The Golden Gate Bridge has the unfortunate distinction of leading the nation in bridge suicides, with about 25 per year (1). The George Washington Memorial Bridge in Seattle, known as the Aurora Bridge, is second on this unfortunate list. The first suicide occurred a month before the bridge was completed in 1932, when a shoe salesman jumped to his death. Since then, 230 people have killed themselves by jumping either into the ship canal, as in 80% of the cases, or into the heavily populated neighborhood below the bridge (2). The drop is 155 ft at the peak and is fatal for 69%, with almost all survivors landing in the water (3).
In response to pressure from the neighborhood below the bridge, six suicide prevention hotlines were installed in 2006. Callers may be connected to the Crisis Clinic or a 911 operator. Over the first 4 months, the Crisis Clinic received five calls from the new phones. During that time six people died by jumping off the bridge, two more than the yearly average (4). In 2007, Washington Governor Christine Gregoire announced funding for an 8-ft suicide barrier, with construction to begin in summer 2009 and finish the following spring (5). A total of $4.3 million will be allocated to create a barrier that meets a variety of design requirements. Structurally, it must be independent of the existing outer railing, attach to the bridge deck, and be capable of withstanding the weight of anyone who attempts to climb it. The conceptual design process included community members to develop ideas that reflect local values and the historic character of the bridge. One popular design from the Community Conceptual Design Report is pictured above on the right. It contains undulating rods that blur and fade from the vision of passing motorists to reveal views of the city skyline and surrounding mountains. Words or phrases from community members will be etched into some of the rods, e.g., “You are extraordinary,” “Someone special lives inside you,” and “Your talents are special.”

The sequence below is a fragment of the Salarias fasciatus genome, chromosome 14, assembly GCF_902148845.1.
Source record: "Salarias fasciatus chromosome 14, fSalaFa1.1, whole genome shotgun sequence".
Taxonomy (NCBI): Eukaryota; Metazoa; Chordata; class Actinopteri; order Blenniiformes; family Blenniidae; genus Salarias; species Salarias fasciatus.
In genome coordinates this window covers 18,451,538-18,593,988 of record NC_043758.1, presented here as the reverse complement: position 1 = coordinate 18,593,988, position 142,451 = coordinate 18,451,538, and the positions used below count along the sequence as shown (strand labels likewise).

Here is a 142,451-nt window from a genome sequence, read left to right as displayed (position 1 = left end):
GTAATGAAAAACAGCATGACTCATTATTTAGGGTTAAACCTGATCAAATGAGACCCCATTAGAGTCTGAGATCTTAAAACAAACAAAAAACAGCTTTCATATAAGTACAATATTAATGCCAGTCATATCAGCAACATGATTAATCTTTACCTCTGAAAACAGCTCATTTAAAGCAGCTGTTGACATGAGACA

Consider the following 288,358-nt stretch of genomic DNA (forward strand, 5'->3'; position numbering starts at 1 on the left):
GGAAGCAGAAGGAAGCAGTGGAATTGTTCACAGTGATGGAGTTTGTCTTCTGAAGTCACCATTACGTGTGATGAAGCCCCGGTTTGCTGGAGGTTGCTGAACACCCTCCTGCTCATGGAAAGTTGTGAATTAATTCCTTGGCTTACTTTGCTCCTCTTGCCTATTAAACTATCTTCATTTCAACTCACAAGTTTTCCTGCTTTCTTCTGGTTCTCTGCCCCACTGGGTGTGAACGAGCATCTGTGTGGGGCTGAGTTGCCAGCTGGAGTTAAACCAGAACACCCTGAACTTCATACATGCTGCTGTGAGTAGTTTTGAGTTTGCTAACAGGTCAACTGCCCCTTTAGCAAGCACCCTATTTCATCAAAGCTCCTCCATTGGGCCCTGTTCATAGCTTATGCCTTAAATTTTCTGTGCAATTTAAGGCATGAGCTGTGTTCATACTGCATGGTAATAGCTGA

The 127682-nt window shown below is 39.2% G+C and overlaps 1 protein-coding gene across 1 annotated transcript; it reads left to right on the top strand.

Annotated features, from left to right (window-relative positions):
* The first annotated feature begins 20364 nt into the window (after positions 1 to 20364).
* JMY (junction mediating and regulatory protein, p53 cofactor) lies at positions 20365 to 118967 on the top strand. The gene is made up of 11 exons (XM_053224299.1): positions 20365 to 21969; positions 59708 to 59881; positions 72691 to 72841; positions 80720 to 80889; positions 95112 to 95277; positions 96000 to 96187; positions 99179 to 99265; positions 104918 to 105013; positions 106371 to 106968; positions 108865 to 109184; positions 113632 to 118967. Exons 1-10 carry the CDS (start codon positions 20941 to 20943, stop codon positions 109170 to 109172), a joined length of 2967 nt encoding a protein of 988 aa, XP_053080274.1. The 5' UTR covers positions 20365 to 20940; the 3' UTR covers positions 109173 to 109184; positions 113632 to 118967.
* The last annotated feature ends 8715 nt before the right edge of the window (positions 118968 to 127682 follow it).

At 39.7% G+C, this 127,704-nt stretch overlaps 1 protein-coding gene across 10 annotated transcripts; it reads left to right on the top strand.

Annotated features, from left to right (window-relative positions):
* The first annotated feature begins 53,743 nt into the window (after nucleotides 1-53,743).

Other community members objected to a barrier and questioned whether suicidal people would substitute a different bridge or method. Such objections have impeded efforts to place barriers on the Golden Gate Bridge (1). Suicide barriers have been installed in Washington, D.C. (6), Augusta, Me. (7), and Bern, Germany (8), and have been effective in decreasing jumping from the secured structure without increasing suicide attempts from nearby bridges. It is more difficult to demonstrate that other means of suicide will not be substituted. A follow-up study on people rescued from the Golden Gate Bridge (9) and Swiss epidemiological studies (10) suggest that other means will not be substituted. As for the danger to densely populated areas below, barriers installed on the Eiffel Tower, the Empire State Building (11), and the Space Needle in Seattle (2) have been effective.